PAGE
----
< Diverse buttons made of COROZO nuts >

The COROZO (a.k.a. TAGUA) NUT refers to the seed of the TAGUA palm tree native to equatorial South America. This tree grows very slowly and bears fibrous nuts in 15 years. If this fruit falls to the ground when fully ripe, it is harvested and dried under the tropical sun for about 3 months. Then the gelatin of the nut ripens and becomes a hard white substance resembling animal ivory. As this fully dried COROZO NUT is used as substitute for animal ivory, it is sometimes called IVORY NUT. After drying, the nuts are husked by machine and sorted by size and quality. They are sliced thinly so that they can be used as raw materials for buttons, and then they are processed according to button sizes. In fact, the COROZO BUTTON has been produced in Italy since the 19th century, and used as decorations for the finest garments of the world. At one time it took a backseat to low-priced plastic buttons and was in poor demand, but in recent years as people began to look at natural materials in a new light, its applications are increasing dramatically. Along with the BUFFALO HORN BUTTON, it is maintaining its reputation as a top-of-the-line natural material. In addition, the COROZO NUT is used as various accessories, chess pieces, and reeds for musical instruments, and the powder left over from the manufacturing process is used as feed for animals.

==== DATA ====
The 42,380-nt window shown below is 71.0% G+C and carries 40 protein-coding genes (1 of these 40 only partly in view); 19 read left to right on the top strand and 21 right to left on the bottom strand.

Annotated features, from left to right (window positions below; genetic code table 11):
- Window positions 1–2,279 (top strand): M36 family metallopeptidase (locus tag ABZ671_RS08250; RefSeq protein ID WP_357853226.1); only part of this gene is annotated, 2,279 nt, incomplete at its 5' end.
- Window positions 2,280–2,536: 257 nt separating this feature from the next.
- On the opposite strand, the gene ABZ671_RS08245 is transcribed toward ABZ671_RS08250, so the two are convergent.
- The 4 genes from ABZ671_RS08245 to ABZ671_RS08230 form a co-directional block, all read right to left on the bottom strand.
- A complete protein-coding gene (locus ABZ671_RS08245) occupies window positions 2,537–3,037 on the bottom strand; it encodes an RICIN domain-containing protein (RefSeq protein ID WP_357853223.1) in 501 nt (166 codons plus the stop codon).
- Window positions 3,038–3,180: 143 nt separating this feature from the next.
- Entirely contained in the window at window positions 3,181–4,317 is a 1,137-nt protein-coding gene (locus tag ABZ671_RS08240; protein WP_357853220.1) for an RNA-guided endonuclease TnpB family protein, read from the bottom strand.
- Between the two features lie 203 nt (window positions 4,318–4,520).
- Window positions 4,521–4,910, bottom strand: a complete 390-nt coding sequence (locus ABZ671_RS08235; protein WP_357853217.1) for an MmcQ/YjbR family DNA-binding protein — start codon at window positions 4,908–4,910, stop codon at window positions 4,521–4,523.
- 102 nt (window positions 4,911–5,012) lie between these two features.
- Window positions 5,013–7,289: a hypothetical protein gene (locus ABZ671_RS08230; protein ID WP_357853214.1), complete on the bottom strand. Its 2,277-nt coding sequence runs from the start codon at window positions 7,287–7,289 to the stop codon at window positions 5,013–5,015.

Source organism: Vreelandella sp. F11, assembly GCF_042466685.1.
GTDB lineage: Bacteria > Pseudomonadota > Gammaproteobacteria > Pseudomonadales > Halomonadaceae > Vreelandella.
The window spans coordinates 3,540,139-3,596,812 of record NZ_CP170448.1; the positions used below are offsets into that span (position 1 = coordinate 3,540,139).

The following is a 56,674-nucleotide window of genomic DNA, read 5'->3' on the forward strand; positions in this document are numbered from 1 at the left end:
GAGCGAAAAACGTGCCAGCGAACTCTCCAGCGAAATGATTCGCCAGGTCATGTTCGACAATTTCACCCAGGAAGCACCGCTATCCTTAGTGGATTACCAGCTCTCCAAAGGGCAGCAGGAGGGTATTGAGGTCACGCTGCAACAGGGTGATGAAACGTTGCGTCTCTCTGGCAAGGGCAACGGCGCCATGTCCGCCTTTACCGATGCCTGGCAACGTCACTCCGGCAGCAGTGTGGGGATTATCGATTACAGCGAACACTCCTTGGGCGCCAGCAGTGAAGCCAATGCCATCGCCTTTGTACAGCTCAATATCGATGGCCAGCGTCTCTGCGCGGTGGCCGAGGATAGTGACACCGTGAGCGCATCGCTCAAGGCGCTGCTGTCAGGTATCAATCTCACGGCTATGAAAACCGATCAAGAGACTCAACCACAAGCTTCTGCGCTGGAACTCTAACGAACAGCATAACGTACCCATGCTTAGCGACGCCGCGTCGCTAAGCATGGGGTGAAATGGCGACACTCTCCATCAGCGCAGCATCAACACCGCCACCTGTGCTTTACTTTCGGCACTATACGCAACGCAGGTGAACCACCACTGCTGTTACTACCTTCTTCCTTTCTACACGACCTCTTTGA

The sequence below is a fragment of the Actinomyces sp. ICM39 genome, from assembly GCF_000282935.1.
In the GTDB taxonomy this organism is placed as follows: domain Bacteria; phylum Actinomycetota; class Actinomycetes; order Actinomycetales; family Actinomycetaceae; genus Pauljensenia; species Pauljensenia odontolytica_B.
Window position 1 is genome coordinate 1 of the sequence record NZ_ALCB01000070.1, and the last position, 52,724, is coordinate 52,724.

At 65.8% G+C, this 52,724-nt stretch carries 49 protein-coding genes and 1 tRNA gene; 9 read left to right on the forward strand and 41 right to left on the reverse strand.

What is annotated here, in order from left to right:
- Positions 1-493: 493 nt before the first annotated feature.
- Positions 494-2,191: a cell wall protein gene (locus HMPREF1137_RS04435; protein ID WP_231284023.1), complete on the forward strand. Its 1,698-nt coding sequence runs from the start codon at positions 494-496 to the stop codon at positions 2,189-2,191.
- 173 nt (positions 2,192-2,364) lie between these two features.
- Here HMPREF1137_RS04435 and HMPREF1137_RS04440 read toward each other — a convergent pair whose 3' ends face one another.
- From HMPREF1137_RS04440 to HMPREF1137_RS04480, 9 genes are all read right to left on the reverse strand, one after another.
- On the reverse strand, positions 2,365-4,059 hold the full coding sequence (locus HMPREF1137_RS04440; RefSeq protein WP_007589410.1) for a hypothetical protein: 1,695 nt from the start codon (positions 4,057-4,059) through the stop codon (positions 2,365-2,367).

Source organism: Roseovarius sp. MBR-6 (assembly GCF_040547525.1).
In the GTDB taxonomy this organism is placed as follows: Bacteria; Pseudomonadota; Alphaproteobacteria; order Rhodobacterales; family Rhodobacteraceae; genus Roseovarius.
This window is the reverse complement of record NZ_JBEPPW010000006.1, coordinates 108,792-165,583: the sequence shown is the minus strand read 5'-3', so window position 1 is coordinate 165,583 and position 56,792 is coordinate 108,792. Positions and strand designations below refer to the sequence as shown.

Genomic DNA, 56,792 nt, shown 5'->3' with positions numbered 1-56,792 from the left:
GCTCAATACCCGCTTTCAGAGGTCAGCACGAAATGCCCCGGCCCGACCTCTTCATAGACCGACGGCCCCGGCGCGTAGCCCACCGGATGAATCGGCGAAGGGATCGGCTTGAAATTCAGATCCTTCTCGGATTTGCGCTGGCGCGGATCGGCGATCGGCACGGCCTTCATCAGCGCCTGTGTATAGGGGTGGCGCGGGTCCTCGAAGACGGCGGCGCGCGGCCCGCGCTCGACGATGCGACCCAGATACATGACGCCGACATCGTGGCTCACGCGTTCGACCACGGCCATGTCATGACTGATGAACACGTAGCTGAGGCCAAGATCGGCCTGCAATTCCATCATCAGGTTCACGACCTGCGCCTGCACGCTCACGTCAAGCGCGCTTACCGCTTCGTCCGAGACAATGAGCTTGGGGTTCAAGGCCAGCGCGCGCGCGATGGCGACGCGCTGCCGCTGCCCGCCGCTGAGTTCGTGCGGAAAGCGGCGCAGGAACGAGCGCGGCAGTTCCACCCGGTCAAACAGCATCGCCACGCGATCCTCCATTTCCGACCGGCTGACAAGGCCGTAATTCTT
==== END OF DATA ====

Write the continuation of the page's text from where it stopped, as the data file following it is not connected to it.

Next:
1. A palm tree in a tropical forest
2. The nut of a palm tree
3. Cut to fit the thickness of a button.
 
         
 
       
   
       
 
6. Voila! We have a nice button.
 
5. Make holes for threads.
4. Cut round to look like a button